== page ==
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Revolutionize Your Office with a Zero-Gossip Policy


Does the rumor mill take less time to go around your workplace than an email? People tend to like to talk, and often this includes talking about other people around the water cooler or via internal communications. After all, it’s human nature to “bond’ at the office over some juicy information. Unfortunately, in many workplaces, gossip can become not only annoying, but troublesome as well. This is why you can revolutionize your workplace by enacting a zero-tolerance gossip policy, right from your cubicle.

Why do people gossip at work?

To understand how and why gossip occurs in the workplace, it’s important to dig deeper. A revealing study conducted in 2001 by the American Psychological Society indicated that there are actually two forms of secret communication that go on at work. These are rumors, which are loosely based on facts combined with personal hypothesis; and gossip, which is information passed between people who have similar interests or objectives.

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In other words, rumors are generally less harmful than gossip which can be malicious in intent—even going as far as bordering on workplace bullying. People share information because they are looking for a connection with others, therefore knowing something unique and then telling another person bonds them on an emotional level. People gossip purely for the purpose of influencing others and gaining a social edge. In this age where everyone is connected by way of multiple channels, gossip can easily get out of control and break down the fibers of an organization. This is why a zero-tolerance policy of gossip is critical.

How gossip in the office hurts

We are all keenly aware that gossip distorts the truth and can become harmful to members of any work team. When information is passes in any format, it loses some semblance of the initial value, as things get changed by the way each person receives and perceives this information. Ever play the “telephone game” when you were a kid? This is an example of how any information gets distorted the more it’s passed along the rumor mill.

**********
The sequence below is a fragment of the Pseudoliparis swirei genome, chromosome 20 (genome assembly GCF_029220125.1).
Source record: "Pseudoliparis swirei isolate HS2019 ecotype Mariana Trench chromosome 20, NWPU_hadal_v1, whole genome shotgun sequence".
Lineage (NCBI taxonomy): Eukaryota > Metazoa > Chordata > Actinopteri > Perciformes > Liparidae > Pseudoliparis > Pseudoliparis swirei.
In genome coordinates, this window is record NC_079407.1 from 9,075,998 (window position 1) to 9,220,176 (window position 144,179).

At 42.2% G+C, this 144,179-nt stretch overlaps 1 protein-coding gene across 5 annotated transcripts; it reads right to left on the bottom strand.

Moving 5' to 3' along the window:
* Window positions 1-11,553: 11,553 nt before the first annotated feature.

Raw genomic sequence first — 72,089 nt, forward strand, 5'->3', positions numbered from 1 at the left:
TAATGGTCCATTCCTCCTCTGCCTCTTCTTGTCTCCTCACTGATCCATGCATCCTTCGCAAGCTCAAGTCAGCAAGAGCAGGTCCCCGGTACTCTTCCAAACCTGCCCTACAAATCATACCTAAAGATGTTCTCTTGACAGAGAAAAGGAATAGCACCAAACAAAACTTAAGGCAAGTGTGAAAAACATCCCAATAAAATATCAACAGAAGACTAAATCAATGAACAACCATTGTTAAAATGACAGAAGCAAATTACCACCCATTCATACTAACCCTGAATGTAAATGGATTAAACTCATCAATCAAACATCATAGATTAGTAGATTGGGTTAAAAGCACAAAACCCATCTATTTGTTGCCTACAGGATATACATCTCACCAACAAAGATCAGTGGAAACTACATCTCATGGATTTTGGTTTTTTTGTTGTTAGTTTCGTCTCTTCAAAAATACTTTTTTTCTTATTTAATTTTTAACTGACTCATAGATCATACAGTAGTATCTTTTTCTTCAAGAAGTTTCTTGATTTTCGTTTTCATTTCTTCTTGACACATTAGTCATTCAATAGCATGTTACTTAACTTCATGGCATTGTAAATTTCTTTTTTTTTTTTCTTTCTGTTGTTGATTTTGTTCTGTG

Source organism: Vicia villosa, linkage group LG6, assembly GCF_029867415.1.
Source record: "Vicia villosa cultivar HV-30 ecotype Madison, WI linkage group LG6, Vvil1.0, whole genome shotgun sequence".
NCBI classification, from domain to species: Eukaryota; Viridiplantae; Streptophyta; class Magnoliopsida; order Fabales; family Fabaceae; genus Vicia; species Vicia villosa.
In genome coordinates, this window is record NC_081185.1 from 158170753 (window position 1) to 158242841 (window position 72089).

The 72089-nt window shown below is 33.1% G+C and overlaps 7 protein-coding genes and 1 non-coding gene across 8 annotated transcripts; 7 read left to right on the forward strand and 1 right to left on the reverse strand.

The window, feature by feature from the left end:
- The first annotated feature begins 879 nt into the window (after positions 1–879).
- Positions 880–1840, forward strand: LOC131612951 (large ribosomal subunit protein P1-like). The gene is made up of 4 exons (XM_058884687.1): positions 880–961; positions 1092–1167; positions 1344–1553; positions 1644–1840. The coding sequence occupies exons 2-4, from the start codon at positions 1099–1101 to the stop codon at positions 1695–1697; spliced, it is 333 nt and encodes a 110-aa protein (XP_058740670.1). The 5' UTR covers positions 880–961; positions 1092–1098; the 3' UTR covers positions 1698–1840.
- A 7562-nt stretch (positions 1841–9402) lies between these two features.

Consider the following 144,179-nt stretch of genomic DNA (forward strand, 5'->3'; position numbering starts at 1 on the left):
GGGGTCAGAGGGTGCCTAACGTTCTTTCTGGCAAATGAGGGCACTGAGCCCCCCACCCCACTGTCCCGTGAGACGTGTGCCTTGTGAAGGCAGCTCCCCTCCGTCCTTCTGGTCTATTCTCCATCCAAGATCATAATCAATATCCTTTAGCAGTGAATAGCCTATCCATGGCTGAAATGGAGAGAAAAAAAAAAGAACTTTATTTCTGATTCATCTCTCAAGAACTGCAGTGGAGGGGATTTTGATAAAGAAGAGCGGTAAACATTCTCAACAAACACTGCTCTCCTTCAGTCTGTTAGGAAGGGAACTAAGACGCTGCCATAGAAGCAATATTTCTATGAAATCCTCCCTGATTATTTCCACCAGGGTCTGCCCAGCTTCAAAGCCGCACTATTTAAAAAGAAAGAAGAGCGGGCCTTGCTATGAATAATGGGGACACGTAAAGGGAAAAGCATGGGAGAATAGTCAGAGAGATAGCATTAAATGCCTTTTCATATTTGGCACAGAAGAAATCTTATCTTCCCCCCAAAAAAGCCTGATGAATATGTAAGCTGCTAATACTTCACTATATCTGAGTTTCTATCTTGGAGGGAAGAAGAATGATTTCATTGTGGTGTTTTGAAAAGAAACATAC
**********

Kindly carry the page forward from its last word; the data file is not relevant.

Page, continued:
Stopping office gossip in its tracks

The good news is that there are several ways to form an anti-gossip policy in your workplace, starting now. Let’s learn more.

Refuse to participate in idle chat about colleagues.

When you actively become part of any activity at the office, you are essentially giving your blessing to it. If gossip isn’t on your list of acceptable activities, simply walk away from those who start bashing their colleagues or talking behind others’ backs. Speak up and say that it’s not fair to the other person who is not there to quantify. Remember, you are not obligated to follow the negative behaviors of others.

Do not acknowledge or pass information on to others.

One good way to stop rumors from spreading throughout the workplace is to stop passing information on to your friends and co-workers. If you are not a conduit for the exchange of false information, you are not contributing to the breakdown of your team or your company. Take the time to ask the person giving you this information to stop as well.

Tactfully ask others to stop gossiping, especially if it’s about you.

There is nothing unprofessional about taking a person aside and letting them know that it’s not OK to spread rumors at work, no matter how accurate they may think they are. Instead, be willing to step up and stop the gossip before it gets out of hand. If the gossip is about you, don’t just ignore it. “The effort is to keep the conversation civil and productive”, advises Sandra Crowe, the author of Since Strangling Isn’t an Option.  Say something, and if needed, involve a trusted supervisor or the HR manager for support.

Remember, it’s up to you to set boundaries as to what you will and will not tolerate in the behaviors and actions of co-workers. Be professional and set a shining example for others to follow.

Tell Us What You Think

Is office gossip ruining your workplace? We want to hear from you! Leave a comment or join the discussion on Twitter.

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Tess C. Taylor
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